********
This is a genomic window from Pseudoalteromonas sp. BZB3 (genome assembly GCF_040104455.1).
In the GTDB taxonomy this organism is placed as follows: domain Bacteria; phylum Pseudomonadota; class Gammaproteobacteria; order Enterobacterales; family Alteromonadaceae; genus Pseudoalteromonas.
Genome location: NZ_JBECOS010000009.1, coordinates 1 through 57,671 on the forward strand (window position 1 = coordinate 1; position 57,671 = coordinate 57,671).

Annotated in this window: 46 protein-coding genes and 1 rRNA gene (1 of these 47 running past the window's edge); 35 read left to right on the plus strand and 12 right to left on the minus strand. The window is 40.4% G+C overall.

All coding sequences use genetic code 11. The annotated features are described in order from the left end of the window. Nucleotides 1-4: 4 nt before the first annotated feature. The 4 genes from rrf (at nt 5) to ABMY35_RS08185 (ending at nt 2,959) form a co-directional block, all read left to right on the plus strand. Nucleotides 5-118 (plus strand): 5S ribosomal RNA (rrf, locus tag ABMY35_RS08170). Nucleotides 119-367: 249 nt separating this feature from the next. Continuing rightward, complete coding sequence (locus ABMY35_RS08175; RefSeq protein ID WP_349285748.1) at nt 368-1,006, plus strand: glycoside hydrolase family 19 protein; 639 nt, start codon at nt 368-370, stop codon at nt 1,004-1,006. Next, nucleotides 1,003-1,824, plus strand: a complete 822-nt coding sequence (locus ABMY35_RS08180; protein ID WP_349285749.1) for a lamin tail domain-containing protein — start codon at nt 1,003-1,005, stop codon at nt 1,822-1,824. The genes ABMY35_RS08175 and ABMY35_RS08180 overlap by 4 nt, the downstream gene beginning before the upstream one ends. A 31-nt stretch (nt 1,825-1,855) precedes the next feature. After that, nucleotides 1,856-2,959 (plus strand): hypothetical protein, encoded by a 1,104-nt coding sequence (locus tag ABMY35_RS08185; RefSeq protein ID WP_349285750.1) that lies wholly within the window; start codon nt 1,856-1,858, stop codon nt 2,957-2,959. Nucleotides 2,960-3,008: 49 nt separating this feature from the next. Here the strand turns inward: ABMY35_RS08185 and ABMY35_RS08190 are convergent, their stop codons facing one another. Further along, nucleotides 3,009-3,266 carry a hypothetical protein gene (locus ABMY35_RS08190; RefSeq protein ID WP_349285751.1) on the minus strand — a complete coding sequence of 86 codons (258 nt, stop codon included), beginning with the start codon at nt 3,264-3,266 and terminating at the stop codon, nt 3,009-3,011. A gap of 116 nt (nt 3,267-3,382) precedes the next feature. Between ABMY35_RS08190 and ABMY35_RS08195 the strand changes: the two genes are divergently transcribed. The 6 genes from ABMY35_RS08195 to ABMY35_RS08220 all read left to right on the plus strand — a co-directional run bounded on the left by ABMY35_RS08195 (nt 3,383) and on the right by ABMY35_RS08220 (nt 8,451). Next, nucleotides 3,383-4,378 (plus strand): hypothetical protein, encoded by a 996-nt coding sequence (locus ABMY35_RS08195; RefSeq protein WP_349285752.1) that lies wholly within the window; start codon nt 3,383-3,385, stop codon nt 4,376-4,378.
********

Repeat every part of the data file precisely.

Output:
This is a genomic window from Pseudoalteromonas sp. BZB3 (genome assembly GCF_040104455.1).
In the GTDB taxonomy this organism is placed as follows: domain Bacteria; phylum Pseudomonadota; class Gammaproteobacteria; order Enterobacterales; family Alteromonadaceae; genus Pseudoalteromonas.
Genome location: NZ_JBECOS010000009.1, coordinates 1 through 57,671 on the forward strand (window position 1 = coordinate 1; position 57,671 = coordinate 57,671).

Annotated in this window: 46 protein-coding genes and 1 rRNA gene (1 of these 47 running past the window's edge); 35 read left to right on the plus strand and 12 right to left on the minus strand. The window is 40.4% G+C overall.

All coding sequences use genetic code 11. The annotated features are described in order from the left end of the window. Nucleotides 1-4: 4 nt before the first annotated feature. The 4 genes from rrf (at nt 5) to ABMY35_RS08185 (ending at nt 2,959) form a co-directional block, all read left to right on the plus strand. Nucleotides 5-118 (plus strand): 5S ribosomal RNA (rrf, locus tag ABMY35_RS08170). Nucleotides 119-367: 249 nt separating this feature from the next. Continuing rightward, complete coding sequence (locus ABMY35_RS08175; RefSeq protein ID WP_349285748.1) at nt 368-1,006, plus strand: glycoside hydrolase family 19 protein; 639 nt, start codon at nt 368-370, stop codon at nt 1,004-1,006. Next, nucleotides 1,003-1,824, plus strand: a complete 822-nt coding sequence (locus ABMY35_RS08180; protein ID WP_349285749.1) for a lamin tail domain-containing protein — start codon at nt 1,003-1,005, stop codon at nt 1,822-1,824. The genes ABMY35_RS08175 and ABMY35_RS08180 overlap by 4 nt, the downstream gene beginning before the upstream one ends. A 31-nt stretch (nt 1,825-1,855) precedes the next feature. After that, nucleotides 1,856-2,959 (plus strand): hypothetical protein, encoded by a 1,104-nt coding sequence (locus tag ABMY35_RS08185; RefSeq protein ID WP_349285750.1) that lies wholly within the window; start codon nt 1,856-1,858, stop codon nt 2,957-2,959. Nucleotides 2,960-3,008: 49 nt separating this feature from the next. Here the strand turns inward: ABMY35_RS08185 and ABMY35_RS08190 are convergent, their stop codons facing one another. Further along, nucleotides 3,009-3,266 carry a hypothetical protein gene (locus ABMY35_RS08190; RefSeq protein ID WP_349285751.1) on the minus strand — a complete coding sequence of 86 codons (258 nt, stop codon included), beginning with the start codon at nt 3,264-3,266 and terminating at the stop codon, nt 3,009-3,011. A gap of 116 nt (nt 3,267-3,382) precedes the next feature. Between ABMY35_RS08190 and ABMY35_RS08195 the strand changes: the two genes are divergently transcribed. The 6 genes from ABMY35_RS08195 to ABMY35_RS08220 all read left to right on the plus strand — a co-directional run bounded on the left by ABMY35_RS08195 (nt 3,383) and on the right by ABMY35_RS08220 (nt 8,451). Next, nucleotides 3,383-4,378 (plus strand): hypothetical protein, encoded by a 996-nt coding sequence (locus ABMY35_RS08195; RefSeq protein WP_349285752.1) that lies wholly within the window; start codon nt 3,383-3,385, stop codon nt 4,376-4,378.